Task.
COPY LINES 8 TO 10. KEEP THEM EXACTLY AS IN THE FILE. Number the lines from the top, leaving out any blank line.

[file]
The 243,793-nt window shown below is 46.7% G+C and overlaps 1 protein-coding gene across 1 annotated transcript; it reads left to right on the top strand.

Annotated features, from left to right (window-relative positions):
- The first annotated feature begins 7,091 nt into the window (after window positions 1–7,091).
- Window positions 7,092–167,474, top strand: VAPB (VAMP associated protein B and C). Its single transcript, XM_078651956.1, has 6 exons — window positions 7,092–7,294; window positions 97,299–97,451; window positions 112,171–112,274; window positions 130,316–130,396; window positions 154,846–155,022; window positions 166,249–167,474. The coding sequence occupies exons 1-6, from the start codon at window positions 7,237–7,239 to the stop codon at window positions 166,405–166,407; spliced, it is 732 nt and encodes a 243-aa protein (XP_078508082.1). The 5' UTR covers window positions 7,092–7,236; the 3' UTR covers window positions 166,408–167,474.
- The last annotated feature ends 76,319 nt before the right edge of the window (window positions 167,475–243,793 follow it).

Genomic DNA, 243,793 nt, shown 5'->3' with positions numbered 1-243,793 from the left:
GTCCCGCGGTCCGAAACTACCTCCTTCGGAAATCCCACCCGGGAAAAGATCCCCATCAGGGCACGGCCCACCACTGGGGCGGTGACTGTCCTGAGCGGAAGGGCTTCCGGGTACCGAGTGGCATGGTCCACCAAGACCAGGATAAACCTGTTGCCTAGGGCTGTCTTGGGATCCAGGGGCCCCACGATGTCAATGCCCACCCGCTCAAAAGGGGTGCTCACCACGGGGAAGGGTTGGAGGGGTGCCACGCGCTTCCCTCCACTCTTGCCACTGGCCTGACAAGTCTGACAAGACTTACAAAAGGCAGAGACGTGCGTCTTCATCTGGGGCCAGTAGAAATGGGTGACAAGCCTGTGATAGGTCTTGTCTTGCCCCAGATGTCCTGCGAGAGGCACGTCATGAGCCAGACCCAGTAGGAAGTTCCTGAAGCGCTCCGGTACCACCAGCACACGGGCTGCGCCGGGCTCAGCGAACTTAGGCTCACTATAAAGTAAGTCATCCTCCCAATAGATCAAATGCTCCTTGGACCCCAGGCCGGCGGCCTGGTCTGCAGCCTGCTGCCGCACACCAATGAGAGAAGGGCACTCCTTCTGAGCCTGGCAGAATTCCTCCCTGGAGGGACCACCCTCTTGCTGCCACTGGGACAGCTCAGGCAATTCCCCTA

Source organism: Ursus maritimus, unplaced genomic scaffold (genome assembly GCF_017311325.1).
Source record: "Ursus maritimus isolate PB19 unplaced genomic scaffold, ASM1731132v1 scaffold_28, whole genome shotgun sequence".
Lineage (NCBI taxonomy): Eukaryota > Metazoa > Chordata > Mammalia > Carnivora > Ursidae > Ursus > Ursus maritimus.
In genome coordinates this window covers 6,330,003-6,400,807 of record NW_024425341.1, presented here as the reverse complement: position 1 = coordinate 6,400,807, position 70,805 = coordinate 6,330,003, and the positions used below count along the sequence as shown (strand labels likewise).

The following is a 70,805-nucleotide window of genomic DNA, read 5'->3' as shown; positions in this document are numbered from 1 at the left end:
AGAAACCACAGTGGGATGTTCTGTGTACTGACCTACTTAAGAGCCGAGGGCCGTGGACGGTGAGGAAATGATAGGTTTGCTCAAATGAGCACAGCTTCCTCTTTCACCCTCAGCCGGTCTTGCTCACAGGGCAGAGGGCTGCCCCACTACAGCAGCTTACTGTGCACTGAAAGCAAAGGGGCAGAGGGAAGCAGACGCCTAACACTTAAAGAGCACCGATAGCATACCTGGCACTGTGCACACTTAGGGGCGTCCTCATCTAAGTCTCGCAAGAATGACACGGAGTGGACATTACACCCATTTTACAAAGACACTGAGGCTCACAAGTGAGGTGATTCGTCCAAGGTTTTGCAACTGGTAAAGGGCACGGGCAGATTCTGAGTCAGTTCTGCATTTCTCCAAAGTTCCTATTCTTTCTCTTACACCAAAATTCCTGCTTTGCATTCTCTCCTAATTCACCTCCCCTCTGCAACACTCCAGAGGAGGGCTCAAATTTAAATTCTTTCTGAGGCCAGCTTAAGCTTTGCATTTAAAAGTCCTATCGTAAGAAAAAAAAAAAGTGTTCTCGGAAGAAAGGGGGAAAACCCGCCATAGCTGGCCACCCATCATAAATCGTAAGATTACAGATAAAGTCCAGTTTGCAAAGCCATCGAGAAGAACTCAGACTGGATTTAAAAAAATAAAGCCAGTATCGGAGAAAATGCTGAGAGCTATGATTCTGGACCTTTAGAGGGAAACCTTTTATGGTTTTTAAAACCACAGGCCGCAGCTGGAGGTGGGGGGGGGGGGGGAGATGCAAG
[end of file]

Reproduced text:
Source organism: Ursus maritimus, unplaced genomic scaffold (genome assembly GCF_017311325.1).
Source record: "Ursus maritimus isolate PB19 unplaced genomic scaffold, ASM1731132v1 scaffold_28, whole genome shotgun sequence".
Lineage (NCBI taxonomy): Eukaryota > Metazoa > Chordata > Mammalia > Carnivora > Ursidae > Ursus > Ursus maritimus.